Spherical Nucleic Acids for the treatment of pediatric high-grade gliomas

  • Stegh, Alexander H (PD/PI)

Project: Research project

Project Details


Pediatric high-grade gliomas (p-HGGs), including Glioblastoma multiforme (GBM) and diffuse intrinsic pontine glioma (DIPG) are the most aggressive primary central nervous system (CNS) tumors in children and young adults, and responsible for the majority of cancer-related mortality with a median survival of only 12-16 months. Such dismal prognosis has not changed significantly over the past decades, as effective chemotherapy regimens for p-HGG have yet to be identified. While efforts in the basic sciences have unraveled a plethora of cancer genes implicated in the genesis of p- HGG, they have, however, rarely led to the implementation of gene-specific, i.e., ‘targeted’ therapies, in part, because many cancer genes cannot be targeted by conventional pharmacological means, such as small molecules or biotherapeutic antibodies, and are classified as ‘undruggable’. In addition, brain and brain tumor tissue is separated from circulating blood by the blood-brain-barrier (BBB), which restrict the diffusion of macromolecules, including most therapeutic agents. Consequently, two of the most fundamental questions in p-HGG research and drug development are: How can therapeutic agents be effectively delivered to intracerebral tumor sites to specifically target cancer genes? And how can ‘undruggable’ cancer genes be functionally neutralized? To address these challenges, we propose to characterize an entirely new class of RNA interference (RNAi)-based gene regulation platforms, termed spherical nucleic acids (SNAs) for the treatment of p-HGG. SNAs are composed of gold nanoparticles with a diameter of 13 nm, and are conjugated with small inhibitory (si)RNA sequences to trigger RNAi in tumors. Early studies indicated that RNAi has the potential to silence expression of various cancer genes implicated in growth and cell death, and consequently has motivated myriad preclinical studies to assess the potential of RNAi as anti-cancer therapeutics. Due to the negative charge of the RNA backbone, however, siRNA oligonucleotides do not penetrate negatively charged membranes effectively, cannot silence gene expression robustly and persistently in tissue in vivo, have significant cytotoxic side effects, trigger auto-immune responses, and cannot cross the blood-brain-barrier (BBB). In contrast, our studies indicated that SNAs are able to transverse cellular membranes, do not require the use of toxic auxiliary reagents, and accumulate in cells very effectively. They also exhibit extraordinary stability in physiological environments, are highly resistant to nuclease degradation, and thus, can move through biological fluids and avoid being destroyed as “foreign materials.” We have evaluated this platform for the treatment of adult GBM We could demonstrate that upon systemic, intravenous administration, SNAs selectively accumulated within intracerebral lesions, provoked robust intratumoral target gene knockdown, reduced tumor burden in a GBM mouse models, and consequently represent a fundamentally novel treatment option for adult GBM patients. Here, we propose to evaluate the SNA platform as a therapeutic modality for p-HGG. We propose to decorate particles with siRNAs specifically targeting the expression of histone modifiers, foremost SUZ1, a critical component of the Polycomb repressive complexe 2 (PRC2), which represses transcription through methylation of lysine residues of histone H3. This proposal aims to establish proof-of-concept that SNA-directed targeting of histone modifiers can inhibit p-HGG progression.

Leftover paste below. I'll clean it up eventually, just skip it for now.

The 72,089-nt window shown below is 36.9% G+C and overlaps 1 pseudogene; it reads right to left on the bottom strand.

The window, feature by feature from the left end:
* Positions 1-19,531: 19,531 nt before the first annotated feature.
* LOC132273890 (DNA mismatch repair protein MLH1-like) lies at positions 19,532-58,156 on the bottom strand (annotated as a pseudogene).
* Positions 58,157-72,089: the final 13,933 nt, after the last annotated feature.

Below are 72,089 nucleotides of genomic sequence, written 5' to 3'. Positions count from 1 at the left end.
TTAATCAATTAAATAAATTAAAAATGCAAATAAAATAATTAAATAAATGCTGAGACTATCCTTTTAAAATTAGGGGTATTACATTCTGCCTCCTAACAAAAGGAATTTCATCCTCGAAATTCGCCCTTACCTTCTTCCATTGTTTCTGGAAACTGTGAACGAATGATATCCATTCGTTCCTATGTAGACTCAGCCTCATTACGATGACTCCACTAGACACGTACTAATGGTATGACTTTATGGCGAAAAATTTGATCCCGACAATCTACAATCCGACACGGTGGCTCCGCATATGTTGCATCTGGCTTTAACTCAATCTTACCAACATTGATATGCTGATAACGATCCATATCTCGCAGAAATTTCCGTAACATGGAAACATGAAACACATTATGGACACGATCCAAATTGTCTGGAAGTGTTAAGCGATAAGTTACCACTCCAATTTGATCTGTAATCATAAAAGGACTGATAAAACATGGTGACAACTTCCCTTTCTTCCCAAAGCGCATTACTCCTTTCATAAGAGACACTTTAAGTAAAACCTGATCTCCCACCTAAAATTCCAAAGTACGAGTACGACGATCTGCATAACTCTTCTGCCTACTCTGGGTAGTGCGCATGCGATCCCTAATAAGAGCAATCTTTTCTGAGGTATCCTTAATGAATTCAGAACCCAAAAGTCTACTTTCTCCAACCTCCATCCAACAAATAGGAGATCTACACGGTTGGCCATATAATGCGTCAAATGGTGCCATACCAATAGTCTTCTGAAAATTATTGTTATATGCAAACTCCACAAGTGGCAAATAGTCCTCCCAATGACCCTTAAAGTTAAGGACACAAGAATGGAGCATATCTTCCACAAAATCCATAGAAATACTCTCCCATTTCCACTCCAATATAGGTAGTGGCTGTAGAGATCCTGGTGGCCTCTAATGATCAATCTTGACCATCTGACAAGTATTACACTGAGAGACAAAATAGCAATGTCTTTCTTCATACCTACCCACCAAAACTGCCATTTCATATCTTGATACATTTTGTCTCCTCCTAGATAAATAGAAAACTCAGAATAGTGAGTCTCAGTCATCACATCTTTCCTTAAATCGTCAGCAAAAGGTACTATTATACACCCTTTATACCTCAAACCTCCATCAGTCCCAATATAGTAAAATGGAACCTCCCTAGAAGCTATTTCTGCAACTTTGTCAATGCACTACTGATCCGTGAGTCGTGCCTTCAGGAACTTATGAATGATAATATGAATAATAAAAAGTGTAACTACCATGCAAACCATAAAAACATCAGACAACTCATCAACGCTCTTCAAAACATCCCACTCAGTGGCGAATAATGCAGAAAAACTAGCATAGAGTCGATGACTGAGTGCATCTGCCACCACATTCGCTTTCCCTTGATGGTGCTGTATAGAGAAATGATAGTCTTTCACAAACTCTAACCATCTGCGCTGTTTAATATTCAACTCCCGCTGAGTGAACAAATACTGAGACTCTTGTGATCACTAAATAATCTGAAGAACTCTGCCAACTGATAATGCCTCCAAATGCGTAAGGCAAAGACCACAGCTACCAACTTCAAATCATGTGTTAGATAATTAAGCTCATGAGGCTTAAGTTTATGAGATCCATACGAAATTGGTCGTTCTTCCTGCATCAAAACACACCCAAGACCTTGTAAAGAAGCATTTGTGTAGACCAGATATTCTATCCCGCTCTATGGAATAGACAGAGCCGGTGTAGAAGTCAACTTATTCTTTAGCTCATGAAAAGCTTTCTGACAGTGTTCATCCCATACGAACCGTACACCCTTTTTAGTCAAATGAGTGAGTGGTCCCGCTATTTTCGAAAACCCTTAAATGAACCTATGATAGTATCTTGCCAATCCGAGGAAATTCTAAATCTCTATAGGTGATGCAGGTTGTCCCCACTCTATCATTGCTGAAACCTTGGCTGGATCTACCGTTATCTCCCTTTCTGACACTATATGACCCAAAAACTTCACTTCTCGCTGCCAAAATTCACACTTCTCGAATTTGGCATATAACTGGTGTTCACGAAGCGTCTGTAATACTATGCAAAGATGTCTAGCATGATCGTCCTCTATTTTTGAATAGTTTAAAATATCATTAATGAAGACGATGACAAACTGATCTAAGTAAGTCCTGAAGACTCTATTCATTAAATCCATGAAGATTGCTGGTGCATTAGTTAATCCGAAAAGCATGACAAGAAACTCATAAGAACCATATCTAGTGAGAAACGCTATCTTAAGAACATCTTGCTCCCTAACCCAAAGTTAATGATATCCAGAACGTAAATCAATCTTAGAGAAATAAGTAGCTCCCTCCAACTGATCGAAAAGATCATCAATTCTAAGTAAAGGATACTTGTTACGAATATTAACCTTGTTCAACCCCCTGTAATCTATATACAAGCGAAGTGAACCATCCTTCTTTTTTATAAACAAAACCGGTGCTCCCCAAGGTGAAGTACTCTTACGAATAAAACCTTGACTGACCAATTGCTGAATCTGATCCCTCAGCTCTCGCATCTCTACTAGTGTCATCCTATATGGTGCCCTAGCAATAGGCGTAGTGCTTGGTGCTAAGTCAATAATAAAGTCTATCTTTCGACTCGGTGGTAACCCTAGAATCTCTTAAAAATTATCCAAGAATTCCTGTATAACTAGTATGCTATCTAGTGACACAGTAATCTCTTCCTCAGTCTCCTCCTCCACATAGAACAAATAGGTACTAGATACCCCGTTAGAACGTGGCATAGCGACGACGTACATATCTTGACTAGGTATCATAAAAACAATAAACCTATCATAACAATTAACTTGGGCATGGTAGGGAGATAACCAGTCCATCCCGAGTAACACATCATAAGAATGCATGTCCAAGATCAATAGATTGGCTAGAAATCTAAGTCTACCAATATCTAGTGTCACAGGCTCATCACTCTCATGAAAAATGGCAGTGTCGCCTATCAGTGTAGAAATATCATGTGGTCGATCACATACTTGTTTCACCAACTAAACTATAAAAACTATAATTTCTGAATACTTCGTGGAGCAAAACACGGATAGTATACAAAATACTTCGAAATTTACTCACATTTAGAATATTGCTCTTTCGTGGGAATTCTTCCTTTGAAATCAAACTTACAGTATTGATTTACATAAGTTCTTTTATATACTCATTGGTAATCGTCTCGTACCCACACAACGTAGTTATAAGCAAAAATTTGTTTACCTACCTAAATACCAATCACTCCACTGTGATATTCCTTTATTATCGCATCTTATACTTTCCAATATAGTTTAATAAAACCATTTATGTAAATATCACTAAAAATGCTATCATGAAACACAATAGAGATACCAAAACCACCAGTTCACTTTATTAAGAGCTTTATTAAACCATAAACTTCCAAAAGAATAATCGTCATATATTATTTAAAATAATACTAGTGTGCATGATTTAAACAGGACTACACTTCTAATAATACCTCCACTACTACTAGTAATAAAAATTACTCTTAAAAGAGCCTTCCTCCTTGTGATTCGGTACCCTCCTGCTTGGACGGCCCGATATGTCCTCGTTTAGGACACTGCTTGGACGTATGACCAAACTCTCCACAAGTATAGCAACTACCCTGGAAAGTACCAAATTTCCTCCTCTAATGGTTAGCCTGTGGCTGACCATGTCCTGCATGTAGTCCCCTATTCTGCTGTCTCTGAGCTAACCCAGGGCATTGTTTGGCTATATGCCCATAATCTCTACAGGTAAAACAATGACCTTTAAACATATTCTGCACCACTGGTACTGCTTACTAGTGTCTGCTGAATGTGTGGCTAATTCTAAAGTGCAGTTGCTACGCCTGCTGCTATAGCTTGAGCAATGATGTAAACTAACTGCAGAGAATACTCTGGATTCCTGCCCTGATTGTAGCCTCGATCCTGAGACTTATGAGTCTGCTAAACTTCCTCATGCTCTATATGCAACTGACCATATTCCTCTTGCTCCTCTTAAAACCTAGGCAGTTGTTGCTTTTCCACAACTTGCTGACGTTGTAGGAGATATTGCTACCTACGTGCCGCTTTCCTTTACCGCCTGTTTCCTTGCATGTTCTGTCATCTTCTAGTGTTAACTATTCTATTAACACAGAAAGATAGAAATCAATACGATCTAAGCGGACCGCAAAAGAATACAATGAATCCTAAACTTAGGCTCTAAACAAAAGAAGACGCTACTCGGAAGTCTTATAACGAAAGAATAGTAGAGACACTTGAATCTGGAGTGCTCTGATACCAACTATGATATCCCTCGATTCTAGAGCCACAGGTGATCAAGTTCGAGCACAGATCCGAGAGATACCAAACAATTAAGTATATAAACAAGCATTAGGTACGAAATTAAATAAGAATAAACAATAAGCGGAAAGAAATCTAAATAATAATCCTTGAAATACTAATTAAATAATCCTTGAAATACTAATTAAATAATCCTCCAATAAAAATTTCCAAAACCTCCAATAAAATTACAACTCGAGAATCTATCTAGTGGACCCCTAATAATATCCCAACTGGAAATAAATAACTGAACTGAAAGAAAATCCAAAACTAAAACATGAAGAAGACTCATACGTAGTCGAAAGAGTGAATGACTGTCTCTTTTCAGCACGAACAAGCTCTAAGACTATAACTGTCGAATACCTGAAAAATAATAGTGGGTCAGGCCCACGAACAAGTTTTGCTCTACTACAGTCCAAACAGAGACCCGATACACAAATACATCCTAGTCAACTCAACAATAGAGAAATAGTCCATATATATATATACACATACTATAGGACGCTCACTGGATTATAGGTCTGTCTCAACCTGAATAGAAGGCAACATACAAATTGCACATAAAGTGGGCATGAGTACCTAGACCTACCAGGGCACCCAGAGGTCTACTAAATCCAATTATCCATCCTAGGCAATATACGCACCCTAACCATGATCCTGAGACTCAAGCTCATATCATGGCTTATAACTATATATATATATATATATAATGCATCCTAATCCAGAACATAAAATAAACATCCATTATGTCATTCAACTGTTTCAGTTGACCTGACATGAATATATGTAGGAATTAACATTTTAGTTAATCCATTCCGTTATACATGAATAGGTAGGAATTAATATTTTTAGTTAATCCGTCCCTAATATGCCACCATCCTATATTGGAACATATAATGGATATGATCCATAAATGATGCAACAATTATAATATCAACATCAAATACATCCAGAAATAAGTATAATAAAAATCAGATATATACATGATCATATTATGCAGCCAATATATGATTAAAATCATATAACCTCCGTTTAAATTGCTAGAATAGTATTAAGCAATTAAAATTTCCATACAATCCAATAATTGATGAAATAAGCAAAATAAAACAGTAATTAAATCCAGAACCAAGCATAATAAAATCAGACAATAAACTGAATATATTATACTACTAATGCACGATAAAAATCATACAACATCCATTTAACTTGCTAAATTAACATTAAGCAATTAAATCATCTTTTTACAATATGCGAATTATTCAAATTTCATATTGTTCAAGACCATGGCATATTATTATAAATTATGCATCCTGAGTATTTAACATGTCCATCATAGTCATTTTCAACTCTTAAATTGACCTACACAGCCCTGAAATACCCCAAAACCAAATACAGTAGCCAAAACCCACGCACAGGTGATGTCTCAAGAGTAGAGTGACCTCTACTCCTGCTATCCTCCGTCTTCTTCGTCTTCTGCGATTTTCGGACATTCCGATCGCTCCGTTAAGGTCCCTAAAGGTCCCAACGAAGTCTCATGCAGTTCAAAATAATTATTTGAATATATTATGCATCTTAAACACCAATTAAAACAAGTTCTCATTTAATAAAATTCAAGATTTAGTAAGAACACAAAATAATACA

Effective start/end date1/1/1612/31/18


  • Ann & Robert H. Lurie Children's Hospital of Chicago (Agmt 12/13/16)
  • John McNicholas Pediatric Brain Tumor Foundation (Agmt 12/13/16)


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